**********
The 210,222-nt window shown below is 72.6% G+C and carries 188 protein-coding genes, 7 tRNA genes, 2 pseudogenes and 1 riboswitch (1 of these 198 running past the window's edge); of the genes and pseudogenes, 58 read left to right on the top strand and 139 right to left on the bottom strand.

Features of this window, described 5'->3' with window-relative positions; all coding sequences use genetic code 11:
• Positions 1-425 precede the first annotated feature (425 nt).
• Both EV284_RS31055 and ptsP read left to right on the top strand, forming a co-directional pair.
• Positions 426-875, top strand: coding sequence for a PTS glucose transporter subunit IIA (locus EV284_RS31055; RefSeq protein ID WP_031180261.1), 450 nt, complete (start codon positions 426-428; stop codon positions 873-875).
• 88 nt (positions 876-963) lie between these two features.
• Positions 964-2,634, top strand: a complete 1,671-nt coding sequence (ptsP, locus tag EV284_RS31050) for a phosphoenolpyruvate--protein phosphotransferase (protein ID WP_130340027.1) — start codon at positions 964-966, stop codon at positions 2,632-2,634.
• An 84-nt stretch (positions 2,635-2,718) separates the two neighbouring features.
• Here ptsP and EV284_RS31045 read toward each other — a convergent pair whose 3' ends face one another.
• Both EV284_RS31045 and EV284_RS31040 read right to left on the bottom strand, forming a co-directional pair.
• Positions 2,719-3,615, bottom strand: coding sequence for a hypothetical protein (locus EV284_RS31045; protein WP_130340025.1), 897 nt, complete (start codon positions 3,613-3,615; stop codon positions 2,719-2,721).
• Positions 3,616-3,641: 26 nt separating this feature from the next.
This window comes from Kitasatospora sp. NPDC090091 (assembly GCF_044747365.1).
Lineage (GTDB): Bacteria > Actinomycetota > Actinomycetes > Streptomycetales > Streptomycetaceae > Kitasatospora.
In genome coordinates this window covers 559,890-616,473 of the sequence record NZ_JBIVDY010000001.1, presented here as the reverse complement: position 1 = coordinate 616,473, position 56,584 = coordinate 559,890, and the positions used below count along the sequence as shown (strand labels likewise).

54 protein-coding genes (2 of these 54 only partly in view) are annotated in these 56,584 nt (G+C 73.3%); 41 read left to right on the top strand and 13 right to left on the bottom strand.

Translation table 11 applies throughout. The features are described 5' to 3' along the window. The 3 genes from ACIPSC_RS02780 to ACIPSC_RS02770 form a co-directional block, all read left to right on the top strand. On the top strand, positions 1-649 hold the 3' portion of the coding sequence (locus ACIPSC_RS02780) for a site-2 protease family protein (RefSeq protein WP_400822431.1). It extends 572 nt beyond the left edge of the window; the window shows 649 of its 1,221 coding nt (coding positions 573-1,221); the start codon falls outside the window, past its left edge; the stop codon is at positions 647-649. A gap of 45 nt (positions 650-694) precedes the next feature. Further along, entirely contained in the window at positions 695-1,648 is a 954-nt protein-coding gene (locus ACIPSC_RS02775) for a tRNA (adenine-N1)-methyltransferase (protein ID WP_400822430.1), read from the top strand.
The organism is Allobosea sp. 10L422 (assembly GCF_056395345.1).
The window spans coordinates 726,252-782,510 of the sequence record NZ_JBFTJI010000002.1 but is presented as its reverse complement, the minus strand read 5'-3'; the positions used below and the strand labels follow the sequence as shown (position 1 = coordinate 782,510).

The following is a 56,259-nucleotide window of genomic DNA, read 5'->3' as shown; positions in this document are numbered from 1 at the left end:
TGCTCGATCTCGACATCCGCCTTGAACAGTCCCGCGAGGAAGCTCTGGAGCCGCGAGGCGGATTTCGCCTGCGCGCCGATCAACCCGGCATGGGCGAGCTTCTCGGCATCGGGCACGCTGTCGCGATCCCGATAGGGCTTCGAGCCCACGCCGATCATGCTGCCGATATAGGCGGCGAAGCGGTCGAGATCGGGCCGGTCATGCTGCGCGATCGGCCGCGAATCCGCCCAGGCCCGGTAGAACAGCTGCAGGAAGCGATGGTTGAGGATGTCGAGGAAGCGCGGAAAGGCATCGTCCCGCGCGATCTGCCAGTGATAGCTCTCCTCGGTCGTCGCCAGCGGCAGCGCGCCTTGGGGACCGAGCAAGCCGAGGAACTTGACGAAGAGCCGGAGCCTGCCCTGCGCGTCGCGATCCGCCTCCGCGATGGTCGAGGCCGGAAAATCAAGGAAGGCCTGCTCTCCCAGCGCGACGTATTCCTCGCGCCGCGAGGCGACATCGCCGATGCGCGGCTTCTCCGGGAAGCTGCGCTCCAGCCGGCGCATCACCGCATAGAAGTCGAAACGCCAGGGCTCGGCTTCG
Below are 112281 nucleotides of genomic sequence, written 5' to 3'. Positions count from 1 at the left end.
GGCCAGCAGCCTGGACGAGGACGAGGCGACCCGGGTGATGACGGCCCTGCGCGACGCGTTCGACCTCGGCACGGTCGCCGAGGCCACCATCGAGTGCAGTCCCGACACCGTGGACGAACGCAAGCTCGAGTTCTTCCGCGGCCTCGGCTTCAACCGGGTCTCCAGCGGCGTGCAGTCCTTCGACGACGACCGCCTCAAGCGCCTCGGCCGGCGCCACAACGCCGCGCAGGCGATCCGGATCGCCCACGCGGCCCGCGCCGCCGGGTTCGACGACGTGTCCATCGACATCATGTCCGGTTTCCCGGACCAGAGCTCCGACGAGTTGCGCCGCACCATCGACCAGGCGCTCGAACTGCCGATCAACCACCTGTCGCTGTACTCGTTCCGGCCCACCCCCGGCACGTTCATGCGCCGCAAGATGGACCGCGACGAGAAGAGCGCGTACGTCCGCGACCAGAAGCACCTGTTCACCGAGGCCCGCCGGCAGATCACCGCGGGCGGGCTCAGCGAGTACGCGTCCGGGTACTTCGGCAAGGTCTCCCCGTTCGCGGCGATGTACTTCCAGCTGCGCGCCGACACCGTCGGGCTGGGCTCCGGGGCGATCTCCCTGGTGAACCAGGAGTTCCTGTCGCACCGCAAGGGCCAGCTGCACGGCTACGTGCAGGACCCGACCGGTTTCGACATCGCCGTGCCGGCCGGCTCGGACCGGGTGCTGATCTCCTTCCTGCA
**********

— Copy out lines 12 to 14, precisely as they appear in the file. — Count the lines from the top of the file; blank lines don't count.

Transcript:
• Positions 3,616-3,641: 26 nt separating this feature from the next.
This window comes from Kitasatospora sp. NPDC090091 (assembly GCF_044747365.1).
Lineage (GTDB): Bacteria > Actinomycetota > Actinomycetes > Streptomycetales > Streptomycetaceae > Kitasatospora.